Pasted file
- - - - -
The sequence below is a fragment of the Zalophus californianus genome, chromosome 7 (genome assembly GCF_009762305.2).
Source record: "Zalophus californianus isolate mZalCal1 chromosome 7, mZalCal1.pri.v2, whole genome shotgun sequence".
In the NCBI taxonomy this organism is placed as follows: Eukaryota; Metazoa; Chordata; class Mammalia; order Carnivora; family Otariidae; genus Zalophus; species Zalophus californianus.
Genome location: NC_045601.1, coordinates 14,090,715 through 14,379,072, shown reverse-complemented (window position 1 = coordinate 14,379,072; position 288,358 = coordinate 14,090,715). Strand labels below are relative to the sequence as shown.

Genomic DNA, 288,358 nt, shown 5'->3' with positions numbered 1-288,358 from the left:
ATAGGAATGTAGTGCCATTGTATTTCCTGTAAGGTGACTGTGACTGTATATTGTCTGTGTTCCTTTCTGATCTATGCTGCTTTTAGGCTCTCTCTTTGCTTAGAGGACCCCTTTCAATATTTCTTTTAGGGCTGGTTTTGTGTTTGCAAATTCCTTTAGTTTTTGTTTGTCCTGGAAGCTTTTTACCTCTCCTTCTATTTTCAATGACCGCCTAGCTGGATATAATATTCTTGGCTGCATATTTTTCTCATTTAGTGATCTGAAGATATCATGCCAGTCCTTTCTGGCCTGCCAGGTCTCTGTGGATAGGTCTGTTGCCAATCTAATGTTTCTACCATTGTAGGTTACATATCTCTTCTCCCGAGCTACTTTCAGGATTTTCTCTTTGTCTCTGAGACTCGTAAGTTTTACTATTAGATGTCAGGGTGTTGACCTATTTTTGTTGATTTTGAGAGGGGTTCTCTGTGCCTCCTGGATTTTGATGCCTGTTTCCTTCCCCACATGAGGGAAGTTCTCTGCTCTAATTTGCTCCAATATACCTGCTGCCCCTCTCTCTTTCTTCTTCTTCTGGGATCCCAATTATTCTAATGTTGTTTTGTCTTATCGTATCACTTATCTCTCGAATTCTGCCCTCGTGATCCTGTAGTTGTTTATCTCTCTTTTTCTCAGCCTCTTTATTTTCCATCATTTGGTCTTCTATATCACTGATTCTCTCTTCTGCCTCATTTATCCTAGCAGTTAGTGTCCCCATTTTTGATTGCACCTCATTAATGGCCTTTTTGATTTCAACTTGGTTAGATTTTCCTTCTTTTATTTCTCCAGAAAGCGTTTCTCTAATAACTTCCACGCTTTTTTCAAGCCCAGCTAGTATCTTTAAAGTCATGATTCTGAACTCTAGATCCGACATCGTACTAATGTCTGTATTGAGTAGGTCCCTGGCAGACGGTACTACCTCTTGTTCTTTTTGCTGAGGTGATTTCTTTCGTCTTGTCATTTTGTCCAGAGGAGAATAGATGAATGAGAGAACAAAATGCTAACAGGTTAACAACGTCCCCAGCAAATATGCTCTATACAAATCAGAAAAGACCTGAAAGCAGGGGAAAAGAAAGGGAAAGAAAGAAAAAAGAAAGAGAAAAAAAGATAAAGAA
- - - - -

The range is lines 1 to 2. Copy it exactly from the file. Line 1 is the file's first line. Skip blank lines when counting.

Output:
The sequence below is a fragment of the Zalophus californianus genome, chromosome 7 (genome assembly GCF_009762305.2).
Source record: "Zalophus californianus isolate mZalCal1 chromosome 7, mZalCal1.pri.v2, whole genome shotgun sequence".